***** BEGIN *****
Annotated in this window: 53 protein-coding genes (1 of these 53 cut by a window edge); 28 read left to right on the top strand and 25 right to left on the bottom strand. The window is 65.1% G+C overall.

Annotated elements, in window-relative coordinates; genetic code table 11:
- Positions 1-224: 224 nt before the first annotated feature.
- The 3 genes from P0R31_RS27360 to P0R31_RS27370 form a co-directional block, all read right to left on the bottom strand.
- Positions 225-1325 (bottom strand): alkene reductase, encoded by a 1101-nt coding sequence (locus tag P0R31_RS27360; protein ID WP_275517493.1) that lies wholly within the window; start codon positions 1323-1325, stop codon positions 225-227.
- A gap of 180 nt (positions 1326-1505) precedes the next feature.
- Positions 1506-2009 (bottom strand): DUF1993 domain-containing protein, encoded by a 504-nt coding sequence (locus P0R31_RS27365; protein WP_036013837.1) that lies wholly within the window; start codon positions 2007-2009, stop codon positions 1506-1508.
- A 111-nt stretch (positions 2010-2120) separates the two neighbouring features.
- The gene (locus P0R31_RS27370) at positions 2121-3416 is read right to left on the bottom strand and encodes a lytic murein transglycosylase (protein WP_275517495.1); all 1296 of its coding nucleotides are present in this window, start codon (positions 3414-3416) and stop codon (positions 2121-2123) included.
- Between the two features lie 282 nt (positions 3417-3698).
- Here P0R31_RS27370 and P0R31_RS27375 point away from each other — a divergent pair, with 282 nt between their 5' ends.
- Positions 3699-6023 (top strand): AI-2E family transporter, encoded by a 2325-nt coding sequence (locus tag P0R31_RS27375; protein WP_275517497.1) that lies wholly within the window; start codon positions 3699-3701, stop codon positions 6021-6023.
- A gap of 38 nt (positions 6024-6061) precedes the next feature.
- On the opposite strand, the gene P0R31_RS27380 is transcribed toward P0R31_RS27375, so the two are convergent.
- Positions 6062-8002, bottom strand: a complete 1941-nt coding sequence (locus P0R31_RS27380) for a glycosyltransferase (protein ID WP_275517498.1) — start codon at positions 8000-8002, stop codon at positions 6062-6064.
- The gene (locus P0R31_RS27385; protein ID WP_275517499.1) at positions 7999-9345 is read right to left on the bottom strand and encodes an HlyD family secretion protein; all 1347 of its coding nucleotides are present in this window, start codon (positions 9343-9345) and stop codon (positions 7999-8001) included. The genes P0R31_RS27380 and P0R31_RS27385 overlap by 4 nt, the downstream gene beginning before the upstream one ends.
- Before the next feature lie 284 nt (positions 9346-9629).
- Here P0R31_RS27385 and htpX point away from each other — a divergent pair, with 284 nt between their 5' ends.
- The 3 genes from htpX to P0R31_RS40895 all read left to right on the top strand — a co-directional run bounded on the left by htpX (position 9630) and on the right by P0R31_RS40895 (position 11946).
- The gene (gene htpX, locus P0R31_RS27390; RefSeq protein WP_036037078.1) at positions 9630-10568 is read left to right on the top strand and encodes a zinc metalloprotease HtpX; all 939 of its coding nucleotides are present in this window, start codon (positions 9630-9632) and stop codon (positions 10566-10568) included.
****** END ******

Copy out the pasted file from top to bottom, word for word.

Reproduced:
Annotated in this window: 53 protein-coding genes (1 of these 53 cut by a window edge); 28 read left to right on the top strand and 25 right to left on the bottom strand. The window is 65.1% G+C overall.

Annotated elements, in window-relative coordinates; genetic code table 11:
- Positions 1-224: 224 nt before the first annotated feature.
- The 3 genes from P0R31_RS27360 to P0R31_RS27370 form a co-directional block, all read right to left on the bottom strand.
- Positions 225-1325 (bottom strand): alkene reductase, encoded by a 1101-nt coding sequence (locus tag P0R31_RS27360; protein ID WP_275517493.1) that lies wholly within the window; start codon positions 1323-1325, stop codon positions 225-227.
- A gap of 180 nt (positions 1326-1505) precedes the next feature.
- Positions 1506-2009 (bottom strand): DUF1993 domain-containing protein, encoded by a 504-nt coding sequence (locus P0R31_RS27365; protein WP_036013837.1) that lies wholly within the window; start codon positions 2007-2009, stop codon positions 1506-1508.
- A 111-nt stretch (positions 2010-2120) separates the two neighbouring features.
- The gene (locus P0R31_RS27370) at positions 2121-3416 is read right to left on the bottom strand and encodes a lytic murein transglycosylase (protein WP_275517495.1); all 1296 of its coding nucleotides are present in this window, start codon (positions 3414-3416) and stop codon (positions 2121-2123) included.
- Between the two features lie 282 nt (positions 3417-3698).
- Here P0R31_RS27370 and P0R31_RS27375 point away from each other — a divergent pair, with 282 nt between their 5' ends.
- Positions 3699-6023 (top strand): AI-2E family transporter, encoded by a 2325-nt coding sequence (locus tag P0R31_RS27375; protein WP_275517497.1) that lies wholly within the window; start codon positions 3699-3701, stop codon positions 6021-6023.
- A gap of 38 nt (positions 6024-6061) precedes the next feature.
- On the opposite strand, the gene P0R31_RS27380 is transcribed toward P0R31_RS27375, so the two are convergent.
- Positions 6062-8002, bottom strand: a complete 1941-nt coding sequence (locus P0R31_RS27380) for a glycosyltransferase (protein ID WP_275517498.1) — start codon at positions 8000-8002, stop codon at positions 6062-6064.
- The gene (locus P0R31_RS27385; protein ID WP_275517499.1) at positions 7999-9345 is read right to left on the bottom strand and encodes an HlyD family secretion protein; all 1347 of its coding nucleotides are present in this window, start codon (positions 9343-9345) and stop codon (positions 7999-8001) included. The genes P0R31_RS27380 and P0R31_RS27385 overlap by 4 nt, the downstream gene beginning before the upstream one ends.
- Before the next feature lie 284 nt (positions 9346-9629).
- Here P0R31_RS27385 and htpX point away from each other — a divergent pair, with 284 nt between their 5' ends.
- The 3 genes from htpX to P0R31_RS40895 all read left to right on the top strand — a co-directional run bounded on the left by htpX (position 9630) and on the right by P0R31_RS40895 (position 11946).
- The gene (gene htpX, locus P0R31_RS27390; RefSeq protein WP_036037078.1) at positions 9630-10568 is read left to right on the top strand and encodes a zinc metalloprotease HtpX; all 939 of its coding nucleotides are present in this window, start codon (positions 9630-9632) and stop codon (positions 10566-10568) included.